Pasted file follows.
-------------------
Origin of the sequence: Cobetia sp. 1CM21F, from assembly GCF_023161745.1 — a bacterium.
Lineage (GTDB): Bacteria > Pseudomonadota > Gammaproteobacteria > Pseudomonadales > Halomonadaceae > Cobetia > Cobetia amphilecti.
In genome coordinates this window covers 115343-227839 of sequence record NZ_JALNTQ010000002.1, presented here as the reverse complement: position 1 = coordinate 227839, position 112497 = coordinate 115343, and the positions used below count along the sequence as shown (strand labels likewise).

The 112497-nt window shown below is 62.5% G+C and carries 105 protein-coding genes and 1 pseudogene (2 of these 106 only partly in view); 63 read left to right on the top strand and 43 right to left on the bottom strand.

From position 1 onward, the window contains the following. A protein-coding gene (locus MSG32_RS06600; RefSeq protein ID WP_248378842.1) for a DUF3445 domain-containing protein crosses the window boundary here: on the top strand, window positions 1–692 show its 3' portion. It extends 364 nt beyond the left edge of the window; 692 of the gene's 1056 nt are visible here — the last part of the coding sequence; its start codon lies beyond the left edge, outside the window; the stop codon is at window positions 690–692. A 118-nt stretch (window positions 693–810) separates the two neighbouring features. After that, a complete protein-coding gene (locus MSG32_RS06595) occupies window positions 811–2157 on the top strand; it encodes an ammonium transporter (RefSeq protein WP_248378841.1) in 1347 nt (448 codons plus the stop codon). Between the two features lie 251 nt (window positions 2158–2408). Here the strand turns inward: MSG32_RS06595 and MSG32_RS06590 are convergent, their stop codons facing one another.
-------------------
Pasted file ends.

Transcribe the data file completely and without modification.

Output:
Origin of the sequence: Cobetia sp. 1CM21F, from assembly GCF_023161745.1 — a bacterium.
Lineage (GTDB): Bacteria > Pseudomonadota > Gammaproteobacteria > Pseudomonadales > Halomonadaceae > Cobetia > Cobetia amphilecti.
In genome coordinates this window covers 115343-227839 of sequence record NZ_JALNTQ010000002.1, presented here as the reverse complement: position 1 = coordinate 227839, position 112497 = coordinate 115343, and the positions used below count along the sequence as shown (strand labels likewise).

The 112497-nt window shown below is 62.5% G+C and carries 105 protein-coding genes and 1 pseudogene (2 of these 106 only partly in view); 63 read left to right on the top strand and 43 right to left on the bottom strand.

From position 1 onward, the window contains the following. A protein-coding gene (locus MSG32_RS06600; RefSeq protein ID WP_248378842.1) for a DUF3445 domain-containing protein crosses the window boundary here: on the top strand, window positions 1–692 show its 3' portion. It extends 364 nt beyond the left edge of the window; 692 of the gene's 1056 nt are visible here — the last part of the coding sequence; its start codon lies beyond the left edge, outside the window; the stop codon is at window positions 690–692. A 118-nt stretch (window positions 693–810) separates the two neighbouring features. After that, a complete protein-coding gene (locus MSG32_RS06595) occupies window positions 811–2157 on the top strand; it encodes an ammonium transporter (RefSeq protein WP_248378841.1) in 1347 nt (448 codons plus the stop codon). Between the two features lie 251 nt (window positions 2158–2408). Here the strand turns inward: MSG32_RS06595 and MSG32_RS06590 are convergent, their stop codons facing one another.